Philosophy Lexicon of Arguments

Ontology: is the set of material or immaterial objects, of which a theory assumes that it can make statements about them. According to classical logic, an existence assumption must be assumed. In other fields of knowledge, the question of whether relations really exist or are merely mental constructs, is not always regarded as decisive as long as one can work with them. Immaterial objects are e.g. linguistic structures in linguistics. See also existence, mathematical entities, theoretical entities, theoretical terms, reality, metaphysics, semantic web.

Annotation: The above characterizations of concepts are neither definitions nor exhausting presentations of problems related to them. Instead, they are intended to give a short introduction to the contributions below. – Lexicon of Arguments.

Author Item Excerpt Meta data

Books on Amazon
IV 40
Ontology/Lewis: for me it consists in iterative quantity theory with individuals - the only unorthodox strait is my view of what individuals there are - part-whole relation: for me, it relates to individuals, not quantities - quantities/possible worlds: therefore there is no quantity in a world in the sense of being part - quantities: E.g. numbers, properties, propositions, events - even a sequence of possible individuals (all from the same world) is strictly speaking not itself (as a quantity) in this world - figures: quantities - they are not more localized in the logical space than in spacetime. They even exist from the perspective of all worlds - Properties: quantities (of individuals) - propositions: quantities - Event: quantities.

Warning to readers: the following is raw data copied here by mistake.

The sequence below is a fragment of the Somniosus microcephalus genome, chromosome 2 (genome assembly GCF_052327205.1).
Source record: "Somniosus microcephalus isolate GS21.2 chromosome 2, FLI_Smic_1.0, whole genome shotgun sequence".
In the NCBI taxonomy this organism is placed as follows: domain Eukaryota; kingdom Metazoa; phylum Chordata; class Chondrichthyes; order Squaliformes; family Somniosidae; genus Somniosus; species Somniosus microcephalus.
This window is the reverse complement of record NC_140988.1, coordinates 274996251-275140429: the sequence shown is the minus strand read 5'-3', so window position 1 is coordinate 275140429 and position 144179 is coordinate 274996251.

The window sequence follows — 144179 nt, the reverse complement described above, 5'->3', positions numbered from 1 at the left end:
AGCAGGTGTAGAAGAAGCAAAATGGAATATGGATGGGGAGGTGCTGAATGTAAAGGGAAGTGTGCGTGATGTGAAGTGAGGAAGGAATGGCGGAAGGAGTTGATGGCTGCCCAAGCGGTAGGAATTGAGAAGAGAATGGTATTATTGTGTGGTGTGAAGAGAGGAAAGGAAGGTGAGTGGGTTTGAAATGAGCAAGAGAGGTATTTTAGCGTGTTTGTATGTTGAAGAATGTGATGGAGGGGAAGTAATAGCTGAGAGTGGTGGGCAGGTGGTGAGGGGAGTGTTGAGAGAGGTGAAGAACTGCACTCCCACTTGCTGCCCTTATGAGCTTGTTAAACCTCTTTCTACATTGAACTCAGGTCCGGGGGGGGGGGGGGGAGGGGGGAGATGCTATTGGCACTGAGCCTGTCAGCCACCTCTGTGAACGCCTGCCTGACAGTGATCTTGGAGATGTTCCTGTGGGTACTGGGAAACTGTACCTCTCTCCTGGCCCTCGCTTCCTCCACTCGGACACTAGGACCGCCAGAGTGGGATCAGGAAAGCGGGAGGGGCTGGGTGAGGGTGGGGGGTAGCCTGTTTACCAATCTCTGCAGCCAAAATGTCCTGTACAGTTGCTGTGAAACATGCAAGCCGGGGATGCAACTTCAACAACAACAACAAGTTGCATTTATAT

Schwarz I 232
Ontology/Lewis/(s): all attributed to the distribution of properties instead of objects: a priori reductionism of everything.
Schwarz I 233
Ontology/explanation/theory/Lewis/Schwarz/(s): Analysis/LewisVsArmstrong: looks for definitions ArmstrongVsLewis: for true-makers - "Schwarz: this is the difference between analysis and necessary implication.

Explanation of symbols: Roman numerals indicate the source, arabic numerals indicate the page number. The corresponding books are indicated on the right hand side. ((s)…): Comment by the sender of the contribution.

D. Lewis
Die Identität von Körper und Geist Frankfurt 1989

D. Lewis
Konventionen Berlin 1975

D. Lewis
Philosophical Papers Bd I New York Oxford 1983

D. Lewis
Philosophical Papers Bd II New York Oxford 1986

LwCl I
Cl. I. Lewis
Mind and the World Order: Outline of a Theory of Knowledge (Dover Books on Western Philosophy) 1991

Schw I
W. Schwarz
David Lewis Bielefeld 2005

> Counter arguments against Lewis
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Ed. Martin Schulz, access date 2017-09-23